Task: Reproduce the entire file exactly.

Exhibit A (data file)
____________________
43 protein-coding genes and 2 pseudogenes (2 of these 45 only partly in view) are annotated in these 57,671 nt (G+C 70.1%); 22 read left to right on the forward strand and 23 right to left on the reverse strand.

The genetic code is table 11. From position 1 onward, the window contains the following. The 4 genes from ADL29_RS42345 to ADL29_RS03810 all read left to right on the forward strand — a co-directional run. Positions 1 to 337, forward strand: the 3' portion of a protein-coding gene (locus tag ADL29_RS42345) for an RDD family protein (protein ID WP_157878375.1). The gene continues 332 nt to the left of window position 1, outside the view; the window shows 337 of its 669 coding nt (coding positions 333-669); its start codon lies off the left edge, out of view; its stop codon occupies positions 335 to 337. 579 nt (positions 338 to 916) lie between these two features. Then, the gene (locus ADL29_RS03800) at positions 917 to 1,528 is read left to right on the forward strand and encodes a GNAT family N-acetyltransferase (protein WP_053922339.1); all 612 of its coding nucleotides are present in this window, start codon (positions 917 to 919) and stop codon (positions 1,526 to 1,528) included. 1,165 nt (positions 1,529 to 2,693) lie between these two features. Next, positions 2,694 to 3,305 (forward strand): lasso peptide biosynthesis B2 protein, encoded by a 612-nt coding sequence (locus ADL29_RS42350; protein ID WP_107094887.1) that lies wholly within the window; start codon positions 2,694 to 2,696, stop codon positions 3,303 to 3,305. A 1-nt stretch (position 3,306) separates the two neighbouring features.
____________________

43 protein-coding genes and 2 pseudogenes (2 of these 45 only partly in view) are annotated in these 57,671 nt (G+C 70.1%); 22 read left to right on the forward strand and 23 right to left on the reverse strand.

The genetic code is table 11. From position 1 onward, the window contains the following. The 4 genes from ADL29_RS42345 to ADL29_RS03810 all read left to right on the forward strand — a co-directional run. Positions 1 to 337, forward strand: the 3' portion of a protein-coding gene (locus tag ADL29_RS42345) for an RDD family protein (protein ID WP_157878375.1). The gene continues 332 nt to the left of window position 1, outside the view; the window shows 337 of its 669 coding nt (coding positions 333-669); its start codon lies off the left edge, out of view; its stop codon occupies positions 335 to 337. 579 nt (positions 338 to 916) lie between these two features. Then, the gene (locus ADL29_RS03800) at positions 917 to 1,528 is read left to right on the forward strand and encodes a GNAT family N-acetyltransferase (protein WP_053922339.1); all 612 of its coding nucleotides are present in this window, start codon (positions 917 to 919) and stop codon (positions 1,526 to 1,528) included. 1,165 nt (positions 1,529 to 2,693) lie between these two features. Next, positions 2,694 to 3,305 (forward strand): lasso peptide biosynthesis B2 protein, encoded by a 612-nt coding sequence (locus ADL29_RS42350; protein ID WP_107094887.1) that lies wholly within the window; start codon positions 2,694 to 2,696, stop codon positions 3,303 to 3,305. A 1-nt stretch (position 3,306) separates the two neighbouring features.